Holiday celebrated at Concordia

About four hundred people attended the Muslim Student Association’s Eid Al-Adha dinner party of fun and fellowship on Feb. 23, on the seventh floor of the Hall Building. Eid Al-Adha is the second of the two major Islamic holidays and commemorates the end of Hajj or pilgrimage, a spiritual journey to Mecca that is obligatory for all Muslims to perform at least once in their lifetime.

About four hundred people attended the Muslim Student Association’s Eid Al-Adha dinner party of fun and fellowship on Feb. 23, on the seventh floor of the Hall Building.
Eid Al-Adha is the second of the two major Islamic holidays and commemorates the end of Hajj or pilgrimage, a spiritual journey to Mecca that is obligatory for all Muslims to perform at least once in their lifetime. The pilgrimage though, occurs only if one’s health and financial situation permits it. This year, there were 1,000 Canadians amongst the 2 million Muslims who gathered to worship in Saudi Arabia.
At Concordia, the planning and organizing of the Eid Al-Adha dinner party took four weeks. Shaima Al-Khalili, the Eid celebration organizer and co-ordinator, insisted this is one of the most joyous occasions of the year. “As Muslims, we have two holidays. [Eid Al-Adha] is the completion of Hajj and the expression of your faith. You’re all equal [because] you’re all wearing the same thing and worshiping the same God.”
For sub-coordinator Deena Alabbas, this Eid celebration is very special because her mother left with a group for Mecca on Feb. 14 and her family is being reunited in Iraq. “It’s very spiritual, and the family is reuniting,” smiled Alabbas. “[Eid is] about unity, and we’re all doing this together.”
The Eid Al-Adha celebration started on Feb. 22 and ended on Feb. 25. It lasts four days and commemorates the Abramic tradition of when Abraham was willing to sacrifice his son to God but was prevented from doing it. What Muslims do is sacrifice a sheep and give a portion to the poor as charity and a way of sacrificing their wealth.
While fellow Muslims were on Mount Arafat in Saudi Arabia on Feb. 21 supplicating to God for humanity, Muslims in Montreal fasted. During the 10 days prior to Eid Al-Adha, Muslims fast and thus, the first day of the Eid symbolizes the breaking of the fast. “The reward for fasting is forgiveness for your minor sins from the past year and the year to come,” said Alabbas.
In addition to being forgiven for sins, spending time with family is also important. “With school and [other] things, we don’t have a lot of time for family,” said Bilal Hamideh, the president of Concordia’s Muslim Student Association. “This is the best time to spend with family. During this holiday, my priority will be to spend time with my family. If the family is divided, the whole society will be divided.”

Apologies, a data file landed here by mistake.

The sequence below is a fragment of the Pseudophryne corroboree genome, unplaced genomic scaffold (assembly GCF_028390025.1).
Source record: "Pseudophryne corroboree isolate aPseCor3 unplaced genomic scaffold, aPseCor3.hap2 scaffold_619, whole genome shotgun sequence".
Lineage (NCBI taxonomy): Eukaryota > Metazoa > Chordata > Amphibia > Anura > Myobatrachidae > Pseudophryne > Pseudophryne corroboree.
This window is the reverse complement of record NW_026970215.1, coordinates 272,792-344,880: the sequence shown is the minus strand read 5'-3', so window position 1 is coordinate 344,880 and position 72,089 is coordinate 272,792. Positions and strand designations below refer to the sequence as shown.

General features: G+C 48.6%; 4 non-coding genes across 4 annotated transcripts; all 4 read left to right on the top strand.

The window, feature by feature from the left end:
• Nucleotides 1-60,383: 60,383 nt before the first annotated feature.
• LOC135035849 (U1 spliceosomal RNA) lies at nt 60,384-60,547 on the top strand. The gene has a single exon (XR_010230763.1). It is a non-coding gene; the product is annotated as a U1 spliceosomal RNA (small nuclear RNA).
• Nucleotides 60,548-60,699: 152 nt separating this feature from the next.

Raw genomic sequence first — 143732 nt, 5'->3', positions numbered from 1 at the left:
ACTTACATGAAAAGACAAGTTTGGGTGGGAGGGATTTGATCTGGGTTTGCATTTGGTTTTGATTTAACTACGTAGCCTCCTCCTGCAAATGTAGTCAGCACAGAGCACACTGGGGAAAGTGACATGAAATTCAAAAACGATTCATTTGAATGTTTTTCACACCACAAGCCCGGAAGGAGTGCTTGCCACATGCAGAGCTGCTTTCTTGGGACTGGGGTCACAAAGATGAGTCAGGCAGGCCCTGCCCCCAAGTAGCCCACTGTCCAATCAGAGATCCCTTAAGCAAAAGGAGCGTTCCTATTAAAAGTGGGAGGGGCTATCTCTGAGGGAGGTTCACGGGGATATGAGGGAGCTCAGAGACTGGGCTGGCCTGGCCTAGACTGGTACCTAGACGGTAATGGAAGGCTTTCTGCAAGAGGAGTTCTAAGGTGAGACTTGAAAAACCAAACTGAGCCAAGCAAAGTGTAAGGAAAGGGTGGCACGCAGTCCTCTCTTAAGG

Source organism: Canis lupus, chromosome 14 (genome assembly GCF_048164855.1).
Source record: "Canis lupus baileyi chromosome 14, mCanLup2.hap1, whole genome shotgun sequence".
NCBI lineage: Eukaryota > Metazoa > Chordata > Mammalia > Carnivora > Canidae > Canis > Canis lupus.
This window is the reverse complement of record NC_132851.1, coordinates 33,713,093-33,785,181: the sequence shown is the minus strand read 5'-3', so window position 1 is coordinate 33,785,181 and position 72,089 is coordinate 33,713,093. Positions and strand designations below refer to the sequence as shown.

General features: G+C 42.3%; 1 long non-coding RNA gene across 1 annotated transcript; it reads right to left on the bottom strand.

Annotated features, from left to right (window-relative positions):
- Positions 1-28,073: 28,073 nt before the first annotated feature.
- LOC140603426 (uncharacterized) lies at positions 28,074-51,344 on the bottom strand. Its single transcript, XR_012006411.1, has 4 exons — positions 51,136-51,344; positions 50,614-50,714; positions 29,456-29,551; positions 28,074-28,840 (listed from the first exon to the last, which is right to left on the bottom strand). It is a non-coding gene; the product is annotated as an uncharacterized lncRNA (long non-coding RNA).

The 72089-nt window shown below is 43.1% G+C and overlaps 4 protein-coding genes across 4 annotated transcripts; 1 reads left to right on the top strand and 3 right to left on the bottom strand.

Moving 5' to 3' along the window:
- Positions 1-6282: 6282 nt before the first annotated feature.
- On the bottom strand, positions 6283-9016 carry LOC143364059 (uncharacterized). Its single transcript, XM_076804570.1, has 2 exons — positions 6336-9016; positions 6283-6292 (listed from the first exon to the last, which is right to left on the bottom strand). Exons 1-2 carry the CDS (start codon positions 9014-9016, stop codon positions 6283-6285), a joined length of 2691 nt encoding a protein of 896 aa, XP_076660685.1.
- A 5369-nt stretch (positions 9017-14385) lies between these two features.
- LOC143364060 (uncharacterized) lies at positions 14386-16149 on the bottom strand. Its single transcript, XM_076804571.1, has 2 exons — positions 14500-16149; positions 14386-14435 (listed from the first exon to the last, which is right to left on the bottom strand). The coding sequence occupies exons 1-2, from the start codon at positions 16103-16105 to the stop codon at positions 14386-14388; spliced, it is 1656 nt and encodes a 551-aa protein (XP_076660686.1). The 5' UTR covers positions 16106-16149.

A clown was hired and games kept the children occupied during the day.
According to the prophet Muhammad, one ought to wear new clothes for Eid Al-Adha. Alabbas said if one cannot afford new clothes, one must wear his or her best outfit or the outfit he or she likes best.
After a five-minute prayer, Ziad Al-Kaisy, a representative of the Muslim Association of Canada, who is in charge of the Montreal branch, gave a 20-minute speech. A competition was to follow with questions being asked and gifts given and finally, dinner and socializing.
“It’s a chance for all people to share a common cause for the benefit of the community and their rejuvenation of spiritual strength through this collective celebration,” said Essam Hallak, an active MSA member.

Total
0
Shares

Comments are closed.

Previous Article

Seaons ends in heartbreak for Stingers

Next Article

Get off your ass and vote!

Related Posts

Iranian women and the micro credit

On Friday, Dr. Roksana Bahramitash shared her insights and experiences with Concordia's Women's Studies department concerning the empowerment of rural Iranian women through the micro credit. Students from Concordia and McGill, and teachers from various academic institutions listened to Dr.

CSU faces new, questionable challenges

With students set to vote on reforms to the CSU's judicial board, a series of new bylaw challenges have drawn into question the board's relevance within Concordia. The first case, brought by philosophy undergraduate, Robert Sonin, challenges the legality of last year's by-election on human rights grounds and over alleged conflicts with Quebec law.